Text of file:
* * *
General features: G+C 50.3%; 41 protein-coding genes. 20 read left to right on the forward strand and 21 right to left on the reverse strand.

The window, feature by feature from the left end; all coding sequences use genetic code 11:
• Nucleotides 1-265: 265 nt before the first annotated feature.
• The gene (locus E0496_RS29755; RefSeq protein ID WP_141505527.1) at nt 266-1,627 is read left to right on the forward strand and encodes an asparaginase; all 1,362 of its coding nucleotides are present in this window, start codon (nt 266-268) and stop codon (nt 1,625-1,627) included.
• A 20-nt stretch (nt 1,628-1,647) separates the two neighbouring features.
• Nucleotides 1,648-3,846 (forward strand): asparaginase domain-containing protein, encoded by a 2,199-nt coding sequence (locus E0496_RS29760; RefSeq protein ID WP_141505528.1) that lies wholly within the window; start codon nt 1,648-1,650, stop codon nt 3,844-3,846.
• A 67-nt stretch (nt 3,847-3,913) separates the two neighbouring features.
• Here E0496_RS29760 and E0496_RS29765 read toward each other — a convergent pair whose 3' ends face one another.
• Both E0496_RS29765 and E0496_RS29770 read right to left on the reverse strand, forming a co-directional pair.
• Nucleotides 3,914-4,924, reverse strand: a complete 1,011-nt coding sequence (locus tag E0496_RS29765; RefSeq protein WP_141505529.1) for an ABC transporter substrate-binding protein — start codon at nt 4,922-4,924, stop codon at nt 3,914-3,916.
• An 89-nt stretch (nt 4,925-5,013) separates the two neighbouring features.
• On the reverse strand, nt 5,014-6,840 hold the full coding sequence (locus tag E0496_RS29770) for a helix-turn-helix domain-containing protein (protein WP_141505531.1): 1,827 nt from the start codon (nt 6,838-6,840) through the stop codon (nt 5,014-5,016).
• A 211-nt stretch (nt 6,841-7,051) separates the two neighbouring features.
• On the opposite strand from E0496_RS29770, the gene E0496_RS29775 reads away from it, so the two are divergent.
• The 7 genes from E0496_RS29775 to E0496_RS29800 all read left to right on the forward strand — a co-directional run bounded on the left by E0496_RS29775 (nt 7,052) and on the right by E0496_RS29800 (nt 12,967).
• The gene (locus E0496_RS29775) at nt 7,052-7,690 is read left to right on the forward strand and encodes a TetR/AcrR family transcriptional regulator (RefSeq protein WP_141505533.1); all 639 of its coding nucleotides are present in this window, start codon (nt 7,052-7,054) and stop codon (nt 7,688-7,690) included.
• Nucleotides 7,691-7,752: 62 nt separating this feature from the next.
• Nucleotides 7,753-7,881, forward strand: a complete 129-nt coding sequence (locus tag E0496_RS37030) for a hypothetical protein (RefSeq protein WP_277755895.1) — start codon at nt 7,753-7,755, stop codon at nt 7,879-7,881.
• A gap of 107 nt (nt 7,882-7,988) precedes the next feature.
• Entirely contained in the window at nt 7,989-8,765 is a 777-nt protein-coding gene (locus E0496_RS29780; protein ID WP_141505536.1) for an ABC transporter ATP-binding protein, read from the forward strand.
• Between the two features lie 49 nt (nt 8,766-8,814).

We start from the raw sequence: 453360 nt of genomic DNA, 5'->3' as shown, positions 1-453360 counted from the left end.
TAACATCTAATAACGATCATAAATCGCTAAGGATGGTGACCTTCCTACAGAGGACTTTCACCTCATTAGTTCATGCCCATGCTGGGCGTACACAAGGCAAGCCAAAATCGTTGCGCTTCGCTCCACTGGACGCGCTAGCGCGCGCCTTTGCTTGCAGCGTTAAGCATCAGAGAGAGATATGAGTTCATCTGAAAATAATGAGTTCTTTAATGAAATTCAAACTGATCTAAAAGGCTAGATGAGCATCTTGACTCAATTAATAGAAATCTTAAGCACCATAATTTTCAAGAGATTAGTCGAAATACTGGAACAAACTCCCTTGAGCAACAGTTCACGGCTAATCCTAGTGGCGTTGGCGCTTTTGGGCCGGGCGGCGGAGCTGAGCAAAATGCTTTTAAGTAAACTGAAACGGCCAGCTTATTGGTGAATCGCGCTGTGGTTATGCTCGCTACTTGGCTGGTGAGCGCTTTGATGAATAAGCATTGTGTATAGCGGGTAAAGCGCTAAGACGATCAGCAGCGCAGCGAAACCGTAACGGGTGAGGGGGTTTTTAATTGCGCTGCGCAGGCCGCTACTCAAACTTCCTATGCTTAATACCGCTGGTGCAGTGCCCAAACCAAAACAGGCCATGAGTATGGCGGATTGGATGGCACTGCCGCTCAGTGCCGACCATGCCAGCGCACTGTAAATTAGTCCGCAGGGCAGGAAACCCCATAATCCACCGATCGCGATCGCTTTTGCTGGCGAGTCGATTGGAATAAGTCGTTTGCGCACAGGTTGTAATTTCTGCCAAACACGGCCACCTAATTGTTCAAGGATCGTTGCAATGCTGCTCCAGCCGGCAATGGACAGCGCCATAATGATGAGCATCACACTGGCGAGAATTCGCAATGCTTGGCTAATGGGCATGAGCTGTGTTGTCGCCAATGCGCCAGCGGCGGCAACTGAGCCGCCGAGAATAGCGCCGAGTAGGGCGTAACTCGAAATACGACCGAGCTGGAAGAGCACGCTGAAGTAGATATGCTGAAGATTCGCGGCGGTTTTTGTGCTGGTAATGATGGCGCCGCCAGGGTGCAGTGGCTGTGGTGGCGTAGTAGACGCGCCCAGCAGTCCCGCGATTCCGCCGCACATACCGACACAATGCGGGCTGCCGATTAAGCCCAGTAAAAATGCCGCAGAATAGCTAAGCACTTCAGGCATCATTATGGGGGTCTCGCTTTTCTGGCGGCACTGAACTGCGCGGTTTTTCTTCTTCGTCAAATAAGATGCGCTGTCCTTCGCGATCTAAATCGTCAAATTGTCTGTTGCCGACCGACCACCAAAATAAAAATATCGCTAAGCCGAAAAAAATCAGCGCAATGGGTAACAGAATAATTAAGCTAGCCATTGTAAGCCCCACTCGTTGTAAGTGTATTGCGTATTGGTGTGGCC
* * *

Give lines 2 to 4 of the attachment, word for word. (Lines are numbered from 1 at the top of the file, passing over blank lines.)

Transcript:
The window, feature by feature from the left end; all coding sequences use genetic code 11:
• Nucleotides 1-265: 265 nt before the first annotated feature.
• The gene (locus E0496_RS29755; RefSeq protein ID WP_141505527.1) at nt 266-1,627 is read left to right on the forward strand and encodes an asparaginase; all 1,362 of its coding nucleotides are present in this window, start codon (nt 266-268) and stop codon (nt 1,625-1,627) included.